2014–present: Silicon Valley[edit]

Judge also created Silicon Valley with King of the Hill executive producers John Altschuler and Dave Krinsky. The HBO comedy is a single-camera live-action sitcom set in Northern California. One of its main themes is the idea that "the people most qualified to succeed are the least capable of handling success".[50] The first season of Silicon Valley was 8 episodes long, and received critical and public acclaim. (Silicon Valley would be renewed for a second season on April 21, 2014,[51] and a third HBO season began airing in April 2016.)[citation needed]

Political views[edit]

Despite his King of the Hill protagonist Hank Hill being identifiable as a conservative[52] and his The Goode Family being essentially a satire of many liberal precepts, Judge avoids discussing his political leanings. The Goode Family has been described as a conservative show.[53]

In reviewing Idiocracy, Salon stated, "Judge's gimlet eye is so ruthless that at times his politics seem to border on South Park libertarianism."[54] A writer for the libertarian magazine Reason seems to agree, comparing King of the Hill to the anti-authoritarian point of view of South Park and The Simpsons, though he calls the show more populist, noting the disdain King of the Hill seems to have for bureaucrats, professionals, and big-box chains.[55]

Still, Judge denies having political messages in his shows, saying in an IGN interview about King of the Hill:[52]

I try to not let the show get too political. To me, it's more social than political I guess you'd say, because that's funnier. I don't really like political reference humor that much. Although I liked the episode "Hank's Bully" where Hank's talking to the mailman and he says, 'Why would anyone want to lick a stamp that has Bill Clinton on it?' To me that's just like more of a character thing about Hank than it is a political joke or anything. I don't want to do a bunch of stuff about the war, particularly.

In 2013, Judge told Alex Jones that he is against gun control because he feels it is ineffective, but would be "all for it" if he learned otherwise.[56]

Filmography[edit]

Year Title Functioned as Notes
Director Writer Producer Actor Role
1991–1994 Milton (Saturday Night Live shorts) Yes Yes Yes Yes Milton Also did animation and music
1991 The Honky Problem Yes Yes Yes Yes Inbred Jed
1992 Frog Baseball Yes Yes Yes Yes Beavis, Butt-Head, additional characters
1992 Peace, Love and Understanding Yes Yes Yes Yes Beavis, Butt-Head, David Van Driessen, additional characters
1993–1997; 2011 Beavis and Butt-Head Yes Yes executive Yes Beavis, Butt-Head, David Van Driessen, Tom Anderson, Principal McVicker, Coach Buzzcut, additional characters 222 episodes; Also functioned as creator, character designer, creative consultant, creative supervisor and did musical theme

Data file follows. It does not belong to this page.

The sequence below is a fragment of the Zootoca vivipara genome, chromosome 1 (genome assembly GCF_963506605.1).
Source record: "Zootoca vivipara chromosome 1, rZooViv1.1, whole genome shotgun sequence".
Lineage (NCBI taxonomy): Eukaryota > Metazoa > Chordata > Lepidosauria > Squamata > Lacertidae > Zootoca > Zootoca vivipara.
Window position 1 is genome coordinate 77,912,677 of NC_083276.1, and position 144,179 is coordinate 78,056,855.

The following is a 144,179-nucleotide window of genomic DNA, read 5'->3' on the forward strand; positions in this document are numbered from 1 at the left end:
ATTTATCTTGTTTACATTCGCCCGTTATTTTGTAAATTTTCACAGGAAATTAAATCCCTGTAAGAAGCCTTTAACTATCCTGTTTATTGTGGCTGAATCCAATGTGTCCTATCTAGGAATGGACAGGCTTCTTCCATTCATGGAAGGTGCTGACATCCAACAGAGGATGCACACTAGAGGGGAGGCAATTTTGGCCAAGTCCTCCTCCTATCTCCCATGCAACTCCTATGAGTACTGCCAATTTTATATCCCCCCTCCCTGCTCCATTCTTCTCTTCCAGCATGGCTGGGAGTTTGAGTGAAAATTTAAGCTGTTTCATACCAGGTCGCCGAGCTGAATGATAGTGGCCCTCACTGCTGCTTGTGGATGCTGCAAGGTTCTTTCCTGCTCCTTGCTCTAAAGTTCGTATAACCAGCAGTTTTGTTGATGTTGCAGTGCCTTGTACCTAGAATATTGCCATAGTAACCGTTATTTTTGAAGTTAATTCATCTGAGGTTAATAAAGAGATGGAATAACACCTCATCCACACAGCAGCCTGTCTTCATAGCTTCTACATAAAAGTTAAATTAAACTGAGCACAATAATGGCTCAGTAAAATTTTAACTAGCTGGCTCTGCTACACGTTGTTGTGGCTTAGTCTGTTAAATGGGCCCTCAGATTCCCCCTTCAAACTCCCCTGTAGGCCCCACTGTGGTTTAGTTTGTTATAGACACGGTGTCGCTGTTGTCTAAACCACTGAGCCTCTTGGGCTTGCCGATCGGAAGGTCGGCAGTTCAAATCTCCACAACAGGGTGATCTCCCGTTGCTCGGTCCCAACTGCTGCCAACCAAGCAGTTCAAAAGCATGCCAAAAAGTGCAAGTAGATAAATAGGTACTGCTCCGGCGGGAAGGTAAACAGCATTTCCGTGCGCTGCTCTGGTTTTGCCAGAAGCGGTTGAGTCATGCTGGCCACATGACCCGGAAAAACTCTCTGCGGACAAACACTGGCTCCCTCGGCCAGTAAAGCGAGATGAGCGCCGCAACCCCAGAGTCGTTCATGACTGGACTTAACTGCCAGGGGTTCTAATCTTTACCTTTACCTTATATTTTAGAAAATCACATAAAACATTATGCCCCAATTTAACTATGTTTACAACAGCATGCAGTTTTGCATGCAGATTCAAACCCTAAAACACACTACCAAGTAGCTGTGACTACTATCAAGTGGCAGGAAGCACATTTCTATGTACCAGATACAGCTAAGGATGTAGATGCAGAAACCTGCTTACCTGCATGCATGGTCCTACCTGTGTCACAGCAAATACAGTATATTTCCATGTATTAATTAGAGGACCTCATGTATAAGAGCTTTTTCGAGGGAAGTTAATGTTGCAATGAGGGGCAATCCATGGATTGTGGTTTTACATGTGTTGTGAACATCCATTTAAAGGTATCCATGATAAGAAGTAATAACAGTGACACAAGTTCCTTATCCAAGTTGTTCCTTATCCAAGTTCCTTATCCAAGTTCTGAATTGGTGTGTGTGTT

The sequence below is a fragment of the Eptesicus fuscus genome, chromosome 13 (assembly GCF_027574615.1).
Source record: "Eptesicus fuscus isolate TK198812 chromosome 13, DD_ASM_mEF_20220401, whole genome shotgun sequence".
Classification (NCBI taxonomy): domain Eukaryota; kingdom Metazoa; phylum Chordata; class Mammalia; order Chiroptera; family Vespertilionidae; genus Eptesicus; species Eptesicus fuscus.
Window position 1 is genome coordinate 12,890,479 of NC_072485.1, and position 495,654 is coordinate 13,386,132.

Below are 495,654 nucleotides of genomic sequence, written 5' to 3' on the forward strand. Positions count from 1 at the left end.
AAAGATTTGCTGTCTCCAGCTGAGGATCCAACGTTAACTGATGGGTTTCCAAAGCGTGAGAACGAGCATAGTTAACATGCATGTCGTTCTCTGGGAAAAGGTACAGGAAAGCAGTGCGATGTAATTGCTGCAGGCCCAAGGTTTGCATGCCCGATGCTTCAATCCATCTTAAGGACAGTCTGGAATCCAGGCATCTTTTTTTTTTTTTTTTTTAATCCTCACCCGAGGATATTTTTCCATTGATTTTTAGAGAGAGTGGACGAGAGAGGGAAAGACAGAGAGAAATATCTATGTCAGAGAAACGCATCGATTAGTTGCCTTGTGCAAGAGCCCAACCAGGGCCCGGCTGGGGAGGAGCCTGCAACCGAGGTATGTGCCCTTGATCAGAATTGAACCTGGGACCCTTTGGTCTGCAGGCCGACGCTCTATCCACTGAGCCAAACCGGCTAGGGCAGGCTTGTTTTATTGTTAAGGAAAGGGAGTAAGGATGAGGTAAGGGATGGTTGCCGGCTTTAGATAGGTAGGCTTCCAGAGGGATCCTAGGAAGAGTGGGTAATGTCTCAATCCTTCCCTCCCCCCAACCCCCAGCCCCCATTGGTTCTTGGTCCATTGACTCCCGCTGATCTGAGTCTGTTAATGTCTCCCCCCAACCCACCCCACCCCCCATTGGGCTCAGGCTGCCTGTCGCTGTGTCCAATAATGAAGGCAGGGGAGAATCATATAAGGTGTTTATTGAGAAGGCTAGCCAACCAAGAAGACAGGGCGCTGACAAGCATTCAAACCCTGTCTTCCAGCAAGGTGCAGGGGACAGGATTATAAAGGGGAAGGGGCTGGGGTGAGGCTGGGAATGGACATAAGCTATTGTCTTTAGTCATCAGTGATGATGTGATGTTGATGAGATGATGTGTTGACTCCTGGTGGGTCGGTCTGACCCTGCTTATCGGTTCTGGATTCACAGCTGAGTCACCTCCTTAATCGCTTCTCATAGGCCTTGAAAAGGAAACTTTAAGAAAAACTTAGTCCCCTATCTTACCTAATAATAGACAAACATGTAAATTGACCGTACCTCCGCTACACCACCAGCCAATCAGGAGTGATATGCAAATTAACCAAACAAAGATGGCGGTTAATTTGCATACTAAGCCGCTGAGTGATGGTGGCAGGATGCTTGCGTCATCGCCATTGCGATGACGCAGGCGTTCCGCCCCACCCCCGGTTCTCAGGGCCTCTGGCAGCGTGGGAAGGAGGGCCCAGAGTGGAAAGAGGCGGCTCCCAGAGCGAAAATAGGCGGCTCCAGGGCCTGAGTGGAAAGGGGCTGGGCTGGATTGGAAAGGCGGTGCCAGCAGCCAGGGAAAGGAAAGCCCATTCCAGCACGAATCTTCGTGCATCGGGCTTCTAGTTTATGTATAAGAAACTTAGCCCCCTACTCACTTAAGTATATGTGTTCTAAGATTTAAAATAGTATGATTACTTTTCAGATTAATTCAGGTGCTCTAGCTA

1993–2009 Late Show with David Letterman Yes Beavis, Butt-Head 3 episodes
1994 Airheads Yes Voiced Beavis and Butt-Head on the radio
1994 The Head Yes Butt-head Episode: "The Head/The Date"
1996 Beavis and Butt-Head Do America Yes Yes Yes Yes Beavis, Butt-Head, David Van Driessen, Tom Anderson, Principal McVicker
1997–2010 King of the Hill Yes executive Yes Hank Hill, Jeff Boomhauer, Stuart Dooley, additional characters 259 episodes; Also functioned as creator
1997 The Simpsons Yes Hank Hill Episode: "Bart Star"
1997 Space Ghost Coast to Coast Yes Himself Episode: "Sphinx"
1997 69th Academy Awards Yes Beavis, Butt-head TV Special
1999 Office Space Yes Yes Yes Stan
1999 South Park: Bigger, Longer & Uncut Yes Kenny McCormick unhooded saying "goodbye"
2001 Spy Kids Yes Donnagon Giggles/Donnamight 1 Of Floop's Fooglies
2002 Serving Sara Yes Motel manager
2002 Spy Kids 2: The Island of Lost Dreams Yes Donnagon Giggles
2002 Saturday Night Live Yes Beavis, Butt-head Episode: "Jon Stewart/India.Arie"
2003 Frasier Yes Sexual harassment facilitator, Van Episode: "The Harassed"
2003 Spy Kids 3-D: Game Over Yes Donnagon Giggles
2006 Idiocracy Yes Yes Yes Also wrote story
2006 Jackass Number Two Yes Himself Cameo
2006 Aqua Teen Hunger Force Yes Aliens Episode: "Antenna"
2007 The Animation Show Yes Beavis, Butt-Head Judge functioned as animator
2009 The Goode Family Yes executive Yes Gerald Goode, The Average Guy 13 episodes; Also functioned as creator